Friday, September 30, 2022

Play

Florida begins a long effort to recover from Ian, an Arkansas school works to attract more students to higher education, and Massachusetts Narcan trainers enlist the public's help to prevent overdose deaths.

Play

Hurricane Ian leaves severe flooding and millions without power in Florida, the Senate passed a spending bill to keep the government running to December, and senators aim for greater oversight of federal prisons.

Play

Baseball is America's pastime, and more international players are taking the stage, rural communities can get help applying for federal funds through the CHIPS and Science Act, and a Texas university is helping more Black and Latina women pursue careers in agriculture.

New CT Law: Forceful Reminder of the Need to Yield

Play

Monday, October 13, 2014   

HARTFORD, Conn. – It's a new law that underscores the need for local drivers to yield the right of way to those sharing Connecticut roads on bikes, using wheelchairs and on foot.

Careless drivers injure hundreds of people in the state each year, says Kelly Kennedy, executive director of Bike Walk Connecticut.

She says she hopes the new Vulnerable User law will get the state up to speed with neighboring states about the need to yield to non-motorized people who are sharing the road.

"When you travel to other New England states, cars will stop as you're even approaching the crosswalk,” she points out. “In Connecticut, we have the same laws, but motorists kind of treat pedestrians as if they don't belong there."

Kennedy says more than 10,000 pedestrians and cyclists were killed or injured on Connecticut roadways between 2006 and 2012.

She adds the new law took effect on Oct. 1 and recognizes the need to protect people who are on the roadways, but don't happen to be traveling in vehicles.

"And we need to watch out for them – so, the law imposes a fine of up to $1,000 for drivers who carelessly kill or injure a vulnerable user, which would be a pedestrian, a cyclist, a wheelchair user," she explains.

Kennedy points out that the fine cannot make up for the harm careless drivers do, but it can help educate the public to be more vigilant.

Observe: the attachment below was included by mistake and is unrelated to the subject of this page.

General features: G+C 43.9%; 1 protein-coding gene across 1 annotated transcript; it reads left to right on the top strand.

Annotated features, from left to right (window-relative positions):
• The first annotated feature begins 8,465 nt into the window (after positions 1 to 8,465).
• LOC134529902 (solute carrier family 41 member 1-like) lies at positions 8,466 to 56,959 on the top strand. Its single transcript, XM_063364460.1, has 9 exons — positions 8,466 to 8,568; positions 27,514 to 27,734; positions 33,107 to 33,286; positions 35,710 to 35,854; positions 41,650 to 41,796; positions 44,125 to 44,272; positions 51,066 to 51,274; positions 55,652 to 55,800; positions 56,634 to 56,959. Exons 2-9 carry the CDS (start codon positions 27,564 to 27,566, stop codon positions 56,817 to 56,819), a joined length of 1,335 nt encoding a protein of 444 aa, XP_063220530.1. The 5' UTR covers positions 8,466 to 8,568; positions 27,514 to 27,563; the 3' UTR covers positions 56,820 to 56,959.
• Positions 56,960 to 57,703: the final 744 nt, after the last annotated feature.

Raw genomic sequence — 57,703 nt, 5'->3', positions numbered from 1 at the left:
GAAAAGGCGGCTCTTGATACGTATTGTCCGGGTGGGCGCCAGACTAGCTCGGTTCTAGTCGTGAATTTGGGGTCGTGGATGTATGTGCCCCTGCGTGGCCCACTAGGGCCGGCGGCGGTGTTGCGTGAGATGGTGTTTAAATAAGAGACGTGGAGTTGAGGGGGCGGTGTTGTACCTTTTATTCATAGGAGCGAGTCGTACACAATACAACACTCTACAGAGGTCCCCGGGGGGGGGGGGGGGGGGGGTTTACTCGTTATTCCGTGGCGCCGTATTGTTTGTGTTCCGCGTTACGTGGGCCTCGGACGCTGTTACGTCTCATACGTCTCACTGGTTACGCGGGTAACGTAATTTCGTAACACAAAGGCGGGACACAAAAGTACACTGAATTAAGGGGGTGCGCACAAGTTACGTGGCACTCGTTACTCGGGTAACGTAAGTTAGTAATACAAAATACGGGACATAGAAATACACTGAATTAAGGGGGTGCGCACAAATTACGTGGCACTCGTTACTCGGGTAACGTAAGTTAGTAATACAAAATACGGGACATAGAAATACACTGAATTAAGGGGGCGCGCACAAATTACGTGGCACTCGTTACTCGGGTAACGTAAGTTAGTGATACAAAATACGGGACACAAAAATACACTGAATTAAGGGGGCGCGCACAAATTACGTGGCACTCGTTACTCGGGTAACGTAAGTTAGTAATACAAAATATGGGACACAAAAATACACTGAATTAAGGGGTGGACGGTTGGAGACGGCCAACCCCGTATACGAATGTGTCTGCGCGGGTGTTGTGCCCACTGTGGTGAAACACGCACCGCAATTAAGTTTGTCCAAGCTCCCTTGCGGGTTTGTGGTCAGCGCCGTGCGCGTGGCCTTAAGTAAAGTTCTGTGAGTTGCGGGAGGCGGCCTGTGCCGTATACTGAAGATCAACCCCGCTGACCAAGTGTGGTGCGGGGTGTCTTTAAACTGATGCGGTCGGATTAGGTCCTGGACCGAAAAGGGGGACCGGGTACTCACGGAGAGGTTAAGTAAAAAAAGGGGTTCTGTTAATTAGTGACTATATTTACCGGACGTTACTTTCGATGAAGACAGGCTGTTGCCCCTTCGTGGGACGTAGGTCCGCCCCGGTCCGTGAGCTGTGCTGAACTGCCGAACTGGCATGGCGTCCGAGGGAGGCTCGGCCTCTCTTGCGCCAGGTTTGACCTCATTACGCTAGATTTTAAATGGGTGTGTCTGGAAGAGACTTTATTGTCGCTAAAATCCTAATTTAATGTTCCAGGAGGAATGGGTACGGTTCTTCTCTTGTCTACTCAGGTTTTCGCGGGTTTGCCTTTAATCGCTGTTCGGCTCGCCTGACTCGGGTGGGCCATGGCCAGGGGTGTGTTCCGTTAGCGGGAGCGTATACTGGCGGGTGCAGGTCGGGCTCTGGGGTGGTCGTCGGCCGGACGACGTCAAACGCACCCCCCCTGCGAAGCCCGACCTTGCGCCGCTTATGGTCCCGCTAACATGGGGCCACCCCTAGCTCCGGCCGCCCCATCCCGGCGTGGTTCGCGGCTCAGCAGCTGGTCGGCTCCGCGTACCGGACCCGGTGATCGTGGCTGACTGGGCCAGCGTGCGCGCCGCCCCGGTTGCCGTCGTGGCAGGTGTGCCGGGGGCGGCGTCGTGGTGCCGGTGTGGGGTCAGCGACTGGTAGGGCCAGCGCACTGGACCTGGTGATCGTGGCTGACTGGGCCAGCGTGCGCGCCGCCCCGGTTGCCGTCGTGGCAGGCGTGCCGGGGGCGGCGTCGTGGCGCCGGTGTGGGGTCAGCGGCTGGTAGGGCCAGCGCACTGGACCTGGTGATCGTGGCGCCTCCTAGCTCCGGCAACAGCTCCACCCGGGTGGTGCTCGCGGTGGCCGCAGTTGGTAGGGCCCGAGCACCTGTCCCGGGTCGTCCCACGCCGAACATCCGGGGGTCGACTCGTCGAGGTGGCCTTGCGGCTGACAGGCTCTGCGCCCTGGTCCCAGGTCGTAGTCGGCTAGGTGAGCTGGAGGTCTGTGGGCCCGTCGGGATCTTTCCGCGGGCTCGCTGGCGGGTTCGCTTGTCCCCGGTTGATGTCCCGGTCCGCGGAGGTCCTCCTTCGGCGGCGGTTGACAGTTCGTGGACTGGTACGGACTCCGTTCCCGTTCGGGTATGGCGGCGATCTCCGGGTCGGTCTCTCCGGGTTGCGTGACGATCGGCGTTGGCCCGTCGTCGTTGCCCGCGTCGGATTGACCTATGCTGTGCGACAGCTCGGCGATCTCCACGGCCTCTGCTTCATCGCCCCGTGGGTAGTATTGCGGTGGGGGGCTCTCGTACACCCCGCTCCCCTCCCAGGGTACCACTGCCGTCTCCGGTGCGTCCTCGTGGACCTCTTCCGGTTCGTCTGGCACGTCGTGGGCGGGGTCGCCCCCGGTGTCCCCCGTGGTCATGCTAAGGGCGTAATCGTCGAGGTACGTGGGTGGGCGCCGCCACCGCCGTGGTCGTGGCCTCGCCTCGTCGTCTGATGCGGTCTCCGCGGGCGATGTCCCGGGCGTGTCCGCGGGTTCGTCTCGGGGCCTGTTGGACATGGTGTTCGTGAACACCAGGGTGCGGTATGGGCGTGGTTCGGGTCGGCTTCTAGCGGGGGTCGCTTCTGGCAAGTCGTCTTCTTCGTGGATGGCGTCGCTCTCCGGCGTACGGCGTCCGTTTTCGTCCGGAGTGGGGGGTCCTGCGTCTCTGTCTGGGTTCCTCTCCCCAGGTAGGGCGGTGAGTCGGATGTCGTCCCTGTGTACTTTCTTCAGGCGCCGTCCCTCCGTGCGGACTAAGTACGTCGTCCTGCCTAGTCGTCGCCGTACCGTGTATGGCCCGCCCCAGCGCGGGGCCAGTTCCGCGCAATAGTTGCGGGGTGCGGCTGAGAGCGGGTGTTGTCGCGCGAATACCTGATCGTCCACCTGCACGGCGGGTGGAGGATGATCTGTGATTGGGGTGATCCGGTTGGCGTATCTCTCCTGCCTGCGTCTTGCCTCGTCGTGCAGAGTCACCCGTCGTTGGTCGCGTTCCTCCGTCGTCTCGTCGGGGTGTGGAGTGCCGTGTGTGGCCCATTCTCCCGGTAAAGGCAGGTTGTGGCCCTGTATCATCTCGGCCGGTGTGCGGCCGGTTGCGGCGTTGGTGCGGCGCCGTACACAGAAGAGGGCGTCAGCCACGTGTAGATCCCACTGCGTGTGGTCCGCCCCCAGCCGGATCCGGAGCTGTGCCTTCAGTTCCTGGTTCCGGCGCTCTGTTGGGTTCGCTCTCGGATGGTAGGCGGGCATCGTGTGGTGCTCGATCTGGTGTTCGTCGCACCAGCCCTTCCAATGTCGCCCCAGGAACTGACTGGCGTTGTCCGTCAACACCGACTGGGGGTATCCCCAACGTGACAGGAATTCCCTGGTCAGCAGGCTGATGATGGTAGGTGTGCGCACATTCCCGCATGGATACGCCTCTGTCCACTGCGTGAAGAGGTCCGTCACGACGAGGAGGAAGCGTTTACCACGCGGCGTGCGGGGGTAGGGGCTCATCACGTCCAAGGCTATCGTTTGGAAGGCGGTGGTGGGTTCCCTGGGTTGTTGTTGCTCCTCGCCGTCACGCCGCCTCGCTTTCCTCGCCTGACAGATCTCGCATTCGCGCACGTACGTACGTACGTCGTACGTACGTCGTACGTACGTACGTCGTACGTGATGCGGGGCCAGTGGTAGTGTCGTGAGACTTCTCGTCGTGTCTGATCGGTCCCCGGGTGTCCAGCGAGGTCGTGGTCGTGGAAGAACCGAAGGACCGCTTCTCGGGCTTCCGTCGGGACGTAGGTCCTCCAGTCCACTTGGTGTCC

According to the League of American Bicyclists, 23 other states have some version of a Vulnerable User law.




get more stories like this via email

The number of absentee ballots requested by Michigan voters increased by 73% between the 2018 and 2020 elections, according to the Michigan Secretary of State. (JimCanally/Adobe Stock)

Social Issues

Voting advocates say more and more Michiganders are choosing to cast absentee ballots to save time and avoid long lines on Election Day. In 2020…


Social Issues

With the election a little over a month away, some say caregiving and long-term care are issues too big for candidates in Oregon to ignore. There …

Health and Wellness

COVID upended many routines, including Texas parents getting kids in for regularly scheduled childhood vaccines. Data from the Texas Department of …


About 75% of the nation's flowering plants and more than 30% of the nation's food crops rely upon animal pollinators to reproduce, according to the U.S. Department of Agriculture. (Lamar Gore/John Heinz National Wildlife Refuge)

Environment

Pennsylvania has a strong commitment to urban agriculture and community gardening, and some groups in the state are working to get more colorful …

Environment

Georgia Power is reducing its reliance on coal by phasing out several coal-fired units. However, clean-energy advocates say the company should …

The State of Black Students at Community College report says 70% of African American college students experienced food and housing insecurity or homelessness during the pandemic. (Gorodenkoff/Adobe Stock)

Social Issues

A new report on Black students in the community college system found fewer are signing up to attend two-year schools, and the college enrollment …

Environment

Greenhouse gas emissions have been potentially reduced by 50,000 tons in the state, with the help of Wisconsin farmers supported by a statewide …

Social Issues

Social Security benefits again could see their highest increase in several decades, but those advocating for beneficiaries say there is still plenty …

 

Phone: 303.448.9105 Toll Free: 888.891.9416 Fax: 208.247.1830 Your trusted member- and audience-supported news source since 1996 Copyright 2021